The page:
In a galaxy far, far away (PAL Robotics’ office), a team of engineers have been dealing with the aftermath of a dust storm on Mars… There’s never a dull moment here at PAL, and now aligning the orientation of a communications dish, deploying a new solar panel and fixing a leak in a Martian habitat can be added to the team’s ever growing list of skills.
A team of current and former PAL Robotics’ employees have somehow found the time to enter NASA’s Space Robotics Challenge – and after undertaking a series of challenging preliminary rounds, they’re now one of the 20 finalists. With little experience of NASA’s software, and up against 91 other teams comprised of some of the brightest minds in academia, industry and government from around the world, reaching the finals in January was a huge achievement in itself.
The final competition will be held in a virtual environment that’s built to represent life on Mars, and teams must program a virtual robot, modeled after NASA’s humanoid Robonaut 5 (R5), to complete a series of tasks in a simulation. With only a month left to go, the team are working nights and weekends to complete the three challenges ahead of June 11.
We managed to grab five minutes with team lead, Victor Lopez, who filled us in on some of the highlights and challenges of the team’s foray into space.
- Why did you decide to get involved?
We’re all hugely passionate about robotics, so any chance to try new skills and use new software is massively exciting. The competition has also been a great learning experience because it has given team members a chance to work on issues (ie navigation, walking or grasping) that’s outside of their usual remit. We’re all geeks! So in many ways, this is the challenge of a lifetime. Who wouldn’t want to enter a competition run by NASA?
- Why is your team called OlympusMons?
Although we’re all current and former PAL Robotics employees, we’re now working in a wide variety of companies and backgrounds, so we wanted something neutral – and space related, of course! Olympus Mons is the highest volcano on Mars and the largest in the solar system. It is two and a half times the size of Everest (above sea level), which we felt was a very appropriate name as it often feels like a mountain of a challenge!
- What’s been your favourite moment so far?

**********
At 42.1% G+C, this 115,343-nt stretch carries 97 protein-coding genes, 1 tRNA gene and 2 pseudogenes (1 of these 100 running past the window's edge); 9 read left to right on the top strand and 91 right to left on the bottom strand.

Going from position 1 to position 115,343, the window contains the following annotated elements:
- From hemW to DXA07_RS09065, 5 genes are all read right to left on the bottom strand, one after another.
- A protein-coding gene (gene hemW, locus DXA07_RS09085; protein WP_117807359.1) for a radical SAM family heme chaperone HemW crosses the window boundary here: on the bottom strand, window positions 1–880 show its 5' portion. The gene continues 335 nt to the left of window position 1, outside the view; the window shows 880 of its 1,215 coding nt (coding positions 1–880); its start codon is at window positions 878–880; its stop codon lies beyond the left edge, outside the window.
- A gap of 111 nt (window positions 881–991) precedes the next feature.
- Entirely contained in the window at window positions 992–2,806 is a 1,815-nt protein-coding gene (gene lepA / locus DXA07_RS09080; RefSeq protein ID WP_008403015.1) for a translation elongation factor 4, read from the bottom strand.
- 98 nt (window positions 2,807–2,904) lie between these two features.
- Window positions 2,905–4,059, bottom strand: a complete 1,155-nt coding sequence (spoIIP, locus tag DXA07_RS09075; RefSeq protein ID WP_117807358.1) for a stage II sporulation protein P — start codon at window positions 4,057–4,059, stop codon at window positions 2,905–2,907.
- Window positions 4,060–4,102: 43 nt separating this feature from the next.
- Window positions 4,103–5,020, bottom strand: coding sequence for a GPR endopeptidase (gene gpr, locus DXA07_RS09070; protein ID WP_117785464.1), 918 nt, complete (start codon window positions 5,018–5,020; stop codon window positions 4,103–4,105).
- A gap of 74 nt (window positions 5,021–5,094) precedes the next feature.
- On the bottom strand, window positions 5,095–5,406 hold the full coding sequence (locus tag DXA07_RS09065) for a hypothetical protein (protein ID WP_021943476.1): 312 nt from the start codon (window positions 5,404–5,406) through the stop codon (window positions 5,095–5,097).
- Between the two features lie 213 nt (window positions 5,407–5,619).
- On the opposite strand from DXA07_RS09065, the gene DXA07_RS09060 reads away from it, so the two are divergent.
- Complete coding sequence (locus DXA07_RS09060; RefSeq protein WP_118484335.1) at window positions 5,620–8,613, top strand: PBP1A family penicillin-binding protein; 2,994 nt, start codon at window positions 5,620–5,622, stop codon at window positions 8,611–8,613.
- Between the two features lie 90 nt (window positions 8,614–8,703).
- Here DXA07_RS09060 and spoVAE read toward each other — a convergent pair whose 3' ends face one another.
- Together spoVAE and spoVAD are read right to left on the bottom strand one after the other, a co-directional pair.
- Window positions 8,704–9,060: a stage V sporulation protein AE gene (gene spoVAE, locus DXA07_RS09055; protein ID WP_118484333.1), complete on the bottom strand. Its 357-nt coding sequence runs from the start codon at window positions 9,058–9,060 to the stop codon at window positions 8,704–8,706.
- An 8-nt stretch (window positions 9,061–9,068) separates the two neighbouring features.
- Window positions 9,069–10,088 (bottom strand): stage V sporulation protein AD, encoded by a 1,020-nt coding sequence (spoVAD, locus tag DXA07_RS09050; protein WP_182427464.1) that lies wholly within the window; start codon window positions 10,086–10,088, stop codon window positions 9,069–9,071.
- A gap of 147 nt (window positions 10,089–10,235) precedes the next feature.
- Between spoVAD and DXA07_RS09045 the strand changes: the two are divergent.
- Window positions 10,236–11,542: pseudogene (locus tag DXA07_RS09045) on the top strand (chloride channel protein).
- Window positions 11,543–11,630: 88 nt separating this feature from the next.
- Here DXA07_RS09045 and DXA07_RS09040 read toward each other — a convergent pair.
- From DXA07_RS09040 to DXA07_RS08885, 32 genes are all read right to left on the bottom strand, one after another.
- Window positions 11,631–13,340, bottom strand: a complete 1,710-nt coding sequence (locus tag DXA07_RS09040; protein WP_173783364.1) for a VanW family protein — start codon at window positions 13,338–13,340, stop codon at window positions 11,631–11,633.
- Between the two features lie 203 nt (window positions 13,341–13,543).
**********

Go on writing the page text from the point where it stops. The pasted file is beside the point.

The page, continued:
Every time we reach a key milestone on a task it’s an exciting moment, as we’re one step closer to being able to successfully complete all three. But the moment we found out we’d qualified for the finals was particularly special – we hadn’t used R5’s software before, so we’re really proud to have got through to this stage. Our team is split into small groups, each working on a specific task or element, and it’s also been great to catch up with old friends and continue collaborating together.
- And the biggest challenge?
In order to simulate a realistic environment, NASA have added a 20 second delay to all communications – both to the robot and back to us – which makes everything harder to control. If the robot falls or performs an unexpected action, we won’t know until 20 seconds later. As a result, we’ve had to give the robot a great deal of autonomy and plan for all eventualities!
Because we’re not allowed to run our own ROS controllers on the robot, another big challenge has been to adapt the software we run on TALOS and REEM-C to go through the R5’s controllers. Learning how to use different tools and systems has definitely pushed us outside our comfort zones.
- What are the next milestones?
During the first week of June, we’ll have the opportunity to practice on the simulation. The final competition is the following week, so hopefully everything goes to plan or you will see some very tired, coffee-fueled PAL employees at the beginning of June! We have our own Twitter account, so keep an eye on our feed for OlympusMons’ news over the next few weeks.